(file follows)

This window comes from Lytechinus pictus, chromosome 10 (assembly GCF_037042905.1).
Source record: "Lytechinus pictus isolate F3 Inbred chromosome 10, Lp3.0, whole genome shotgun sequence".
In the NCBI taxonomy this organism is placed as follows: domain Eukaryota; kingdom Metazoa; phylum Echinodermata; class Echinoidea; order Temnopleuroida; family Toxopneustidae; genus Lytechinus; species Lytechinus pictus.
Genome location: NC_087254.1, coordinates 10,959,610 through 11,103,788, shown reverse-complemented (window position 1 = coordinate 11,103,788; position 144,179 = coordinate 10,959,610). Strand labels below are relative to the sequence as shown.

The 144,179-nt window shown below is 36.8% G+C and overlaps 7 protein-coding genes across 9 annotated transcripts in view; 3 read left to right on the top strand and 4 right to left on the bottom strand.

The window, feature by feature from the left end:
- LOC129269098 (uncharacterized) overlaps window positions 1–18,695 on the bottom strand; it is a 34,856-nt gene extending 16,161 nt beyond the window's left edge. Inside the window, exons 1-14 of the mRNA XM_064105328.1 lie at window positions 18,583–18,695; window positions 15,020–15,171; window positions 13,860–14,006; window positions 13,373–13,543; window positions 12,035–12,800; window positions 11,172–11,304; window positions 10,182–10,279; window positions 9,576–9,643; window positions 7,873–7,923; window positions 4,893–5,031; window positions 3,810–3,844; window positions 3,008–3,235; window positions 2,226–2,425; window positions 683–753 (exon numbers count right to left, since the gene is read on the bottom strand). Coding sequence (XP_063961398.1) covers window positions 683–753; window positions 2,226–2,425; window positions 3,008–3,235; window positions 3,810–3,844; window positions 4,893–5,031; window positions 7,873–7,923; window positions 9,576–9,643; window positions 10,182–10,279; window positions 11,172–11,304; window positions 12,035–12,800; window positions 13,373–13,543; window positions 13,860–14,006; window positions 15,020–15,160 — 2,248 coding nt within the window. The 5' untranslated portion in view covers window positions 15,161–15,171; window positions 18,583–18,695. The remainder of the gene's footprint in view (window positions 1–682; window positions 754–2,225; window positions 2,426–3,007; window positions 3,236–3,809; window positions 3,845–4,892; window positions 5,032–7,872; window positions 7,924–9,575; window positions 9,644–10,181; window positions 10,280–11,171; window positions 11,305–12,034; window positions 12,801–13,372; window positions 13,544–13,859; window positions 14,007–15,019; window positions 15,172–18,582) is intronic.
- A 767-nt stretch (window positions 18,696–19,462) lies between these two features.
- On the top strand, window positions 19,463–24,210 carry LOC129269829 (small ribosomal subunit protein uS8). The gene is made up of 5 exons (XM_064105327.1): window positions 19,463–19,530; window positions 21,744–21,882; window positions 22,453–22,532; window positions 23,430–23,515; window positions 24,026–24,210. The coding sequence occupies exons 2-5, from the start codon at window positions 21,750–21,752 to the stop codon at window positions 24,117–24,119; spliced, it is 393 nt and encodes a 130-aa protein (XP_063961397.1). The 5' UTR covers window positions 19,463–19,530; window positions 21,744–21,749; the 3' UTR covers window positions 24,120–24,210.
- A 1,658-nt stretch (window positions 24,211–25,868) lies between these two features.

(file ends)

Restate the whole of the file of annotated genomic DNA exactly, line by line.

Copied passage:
This window comes from Lytechinus pictus, chromosome 10 (assembly GCF_037042905.1).
Source record: "Lytechinus pictus isolate F3 Inbred chromosome 10, Lp3.0, whole genome shotgun sequence".
In the NCBI taxonomy this organism is placed as follows: domain Eukaryota; kingdom Metazoa; phylum Echinodermata; class Echinoidea; order Temnopleuroida; family Toxopneustidae; genus Lytechinus; species Lytechinus pictus.
Genome location: NC_087254.1, coordinates 10,959,610 through 11,103,788, shown reverse-complemented (window position 1 = coordinate 11,103,788; position 144,179 = coordinate 10,959,610). Strand labels below are relative to the sequence as shown.

The 144,179-nt window shown below is 36.8% G+C and overlaps 7 protein-coding genes across 9 annotated transcripts in view; 3 read left to right on the top strand and 4 right to left on the bottom strand.

The window, feature by feature from the left end:
- LOC129269098 (uncharacterized) overlaps window positions 1–18,695 on the bottom strand; it is a 34,856-nt gene extending 16,161 nt beyond the window's left edge. Inside the window, exons 1-14 of the mRNA XM_064105328.1 lie at window positions 18,583–18,695; window positions 15,020–15,171; window positions 13,860–14,006; window positions 13,373–13,543; window positions 12,035–12,800; window positions 11,172–11,304; window positions 10,182–10,279; window positions 9,576–9,643; window positions 7,873–7,923; window positions 4,893–5,031; window positions 3,810–3,844; window positions 3,008–3,235; window positions 2,226–2,425; window positions 683–753 (exon numbers count right to left, since the gene is read on the bottom strand). Coding sequence (XP_063961398.1) covers window positions 683–753; window positions 2,226–2,425; window positions 3,008–3,235; window positions 3,810–3,844; window positions 4,893–5,031; window positions 7,873–7,923; window positions 9,576–9,643; window positions 10,182–10,279; window positions 11,172–11,304; window positions 12,035–12,800; window positions 13,373–13,543; window positions 13,860–14,006; window positions 15,020–15,160 — 2,248 coding nt within the window. The 5' untranslated portion in view covers window positions 15,161–15,171; window positions 18,583–18,695. The remainder of the gene's footprint in view (window positions 1–682; window positions 754–2,225; window positions 2,426–3,007; window positions 3,236–3,809; window positions 3,845–4,892; window positions 5,032–7,872; window positions 7,924–9,575; window positions 9,644–10,181; window positions 10,280–11,171; window positions 11,305–12,034; window positions 12,801–13,372; window positions 13,544–13,859; window positions 14,007–15,019; window positions 15,172–18,582) is intronic.
- A 767-nt stretch (window positions 18,696–19,462) lies between these two features.
- On the top strand, window positions 19,463–24,210 carry LOC129269829 (small ribosomal subunit protein uS8). The gene is made up of 5 exons (XM_064105327.1): window positions 19,463–19,530; window positions 21,744–21,882; window positions 22,453–22,532; window positions 23,430–23,515; window positions 24,026–24,210. The coding sequence occupies exons 2-5, from the start codon at window positions 21,750–21,752 to the stop codon at window positions 24,117–24,119; spliced, it is 393 nt and encodes a 130-aa protein (XP_063961397.1). The 5' UTR covers window positions 19,463–19,530; window positions 21,744–21,749; the 3' UTR covers window positions 24,120–24,210.
- A 1,658-nt stretch (window positions 24,211–25,868) lies between these two features.